3.  Stand back & Step Back. If you want to have looser brush strokes you're not going to get them if you're sitting down 6 inches from the canvas. You should be standing far enough away that you can completely extend your arm with brush in hand (holding onto the end of the long handle). This way you make strokes with your whole arm, not just your wrist. Step back frequently to check if things are working from a distance. I have a cushy velvet couch at the studio that I like to lounge on while I ponder.

4.  Longs. Did you know that they made long bristle brushes? They make it so much easier to lay the paint down since they're flexible. The extra length also buys you more useful life on the brushes. My favorite sizes are long filberts (slightly rounded on the edge as opposed to brights which are square) in #2-#10 range. I probably use my #6 the most. The goal is to keep the paint at the tip of your brush, not down in the ferrules, so the longs also make this easier.

5.  French Easels. I hate my french easel more than I hate this awful picture of me wearing Brian's shorts. DON'T buy one of these. They are heavy, clunky and tricky to set up if you're not technically inclined. If you're thinking about doing plein air work ask a plein air artist who you trust what they like. I still am undecided as to the best travel/outdoor easel brand, but the clunky french easel would not be in the running.

6.  Attitude. My high school art teacher used to say "when you're frustrated you're learning." This was a huge comfort to me when I was first learning to paint. Another sure attitude adjuster is remembering that you are not Leonardo DaVinci. Your work is not worth $1,000,000 or even $1,000 so who cares if you mess up once in a while. You're learning. And, don't over-invest yourself in a painting that's just never going to work. Figure out where you went wrong, throw it in the garbage and do better next time.  I slashed 5 canvases last year without a second thought (if I don't slash them I run the risk of someone fishing them out of the garbage so they can reappear and haunt me later).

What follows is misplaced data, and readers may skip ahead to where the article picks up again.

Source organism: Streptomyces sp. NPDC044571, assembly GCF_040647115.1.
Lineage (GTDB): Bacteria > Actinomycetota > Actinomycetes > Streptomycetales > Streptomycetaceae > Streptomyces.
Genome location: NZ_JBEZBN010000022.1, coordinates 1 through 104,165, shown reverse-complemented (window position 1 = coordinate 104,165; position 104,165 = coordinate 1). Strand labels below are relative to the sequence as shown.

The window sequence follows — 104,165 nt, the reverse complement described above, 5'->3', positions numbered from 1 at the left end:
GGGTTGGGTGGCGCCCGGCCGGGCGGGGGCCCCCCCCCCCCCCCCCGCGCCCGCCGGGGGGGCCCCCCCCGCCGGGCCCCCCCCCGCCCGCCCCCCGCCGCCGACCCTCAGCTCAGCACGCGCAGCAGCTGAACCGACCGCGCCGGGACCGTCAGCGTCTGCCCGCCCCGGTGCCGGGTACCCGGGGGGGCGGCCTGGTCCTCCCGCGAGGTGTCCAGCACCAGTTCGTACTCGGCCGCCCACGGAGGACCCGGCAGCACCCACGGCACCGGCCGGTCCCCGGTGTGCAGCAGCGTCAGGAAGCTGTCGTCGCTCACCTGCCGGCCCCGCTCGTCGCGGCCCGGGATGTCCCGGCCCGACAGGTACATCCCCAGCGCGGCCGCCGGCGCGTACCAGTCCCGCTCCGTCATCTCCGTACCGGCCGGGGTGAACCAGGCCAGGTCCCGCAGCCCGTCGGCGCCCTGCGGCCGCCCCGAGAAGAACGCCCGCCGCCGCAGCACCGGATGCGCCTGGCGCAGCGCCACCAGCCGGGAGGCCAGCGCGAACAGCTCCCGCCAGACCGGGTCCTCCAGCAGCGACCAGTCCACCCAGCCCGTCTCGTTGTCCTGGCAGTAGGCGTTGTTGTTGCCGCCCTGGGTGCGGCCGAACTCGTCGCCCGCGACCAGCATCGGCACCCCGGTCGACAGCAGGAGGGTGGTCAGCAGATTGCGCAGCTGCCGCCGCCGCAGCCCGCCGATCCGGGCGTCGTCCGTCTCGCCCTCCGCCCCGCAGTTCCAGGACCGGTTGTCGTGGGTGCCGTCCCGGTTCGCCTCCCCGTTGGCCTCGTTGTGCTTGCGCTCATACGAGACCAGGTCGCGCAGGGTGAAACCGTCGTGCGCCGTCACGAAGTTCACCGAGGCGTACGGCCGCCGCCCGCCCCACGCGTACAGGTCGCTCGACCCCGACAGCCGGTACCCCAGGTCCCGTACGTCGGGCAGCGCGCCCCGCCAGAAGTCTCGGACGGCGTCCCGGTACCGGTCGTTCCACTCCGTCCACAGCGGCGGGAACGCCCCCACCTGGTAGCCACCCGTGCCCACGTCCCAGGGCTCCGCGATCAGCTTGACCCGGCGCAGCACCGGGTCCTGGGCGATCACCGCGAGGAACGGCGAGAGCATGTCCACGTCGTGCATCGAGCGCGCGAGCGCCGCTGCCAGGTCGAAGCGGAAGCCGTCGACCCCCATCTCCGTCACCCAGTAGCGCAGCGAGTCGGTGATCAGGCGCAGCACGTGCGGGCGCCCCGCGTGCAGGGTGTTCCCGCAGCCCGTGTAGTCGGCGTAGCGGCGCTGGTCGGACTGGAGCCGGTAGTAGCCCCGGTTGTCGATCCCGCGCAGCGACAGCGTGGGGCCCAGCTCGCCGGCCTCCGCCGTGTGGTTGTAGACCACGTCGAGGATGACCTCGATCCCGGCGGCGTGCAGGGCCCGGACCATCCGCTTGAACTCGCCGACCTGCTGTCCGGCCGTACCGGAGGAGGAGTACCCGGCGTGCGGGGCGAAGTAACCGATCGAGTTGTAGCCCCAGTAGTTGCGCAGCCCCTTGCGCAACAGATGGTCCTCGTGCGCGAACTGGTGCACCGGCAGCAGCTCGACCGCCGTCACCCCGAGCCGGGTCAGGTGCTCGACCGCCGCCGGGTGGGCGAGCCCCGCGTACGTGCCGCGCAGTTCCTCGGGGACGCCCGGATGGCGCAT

7.  Be a destroyer, or if you want to put it in Ghostbusters terms "Choose the form of the Destructor!" You can destroy it now so that it can be fixed tomorrow or you can destroy it forever by trying to work around a problem instead of correcting it. This is part 2 of the attitude spiel in case you haven't figured that out yet. Don't noodle around the problem, show some initiative and fix it! Be brave and get out your pallet knife and scrape it off while the paint's wet, or let it dry and start over on top. Don't get attached because you worked on it forever. If it's not working it's not working, so play the destroyer and start over fresh tomorrow.

8.  Contagious colors. Titanium white should not be used in mixing darks unless you know what you're doing. I'd be more likely lighten a dark using another color than to use titanium white, because it will make your darks chalky or cloudy looking. Thalos are even more contagious and hard to eliminate, and they make your brushes hell to clean, so use them sparingly.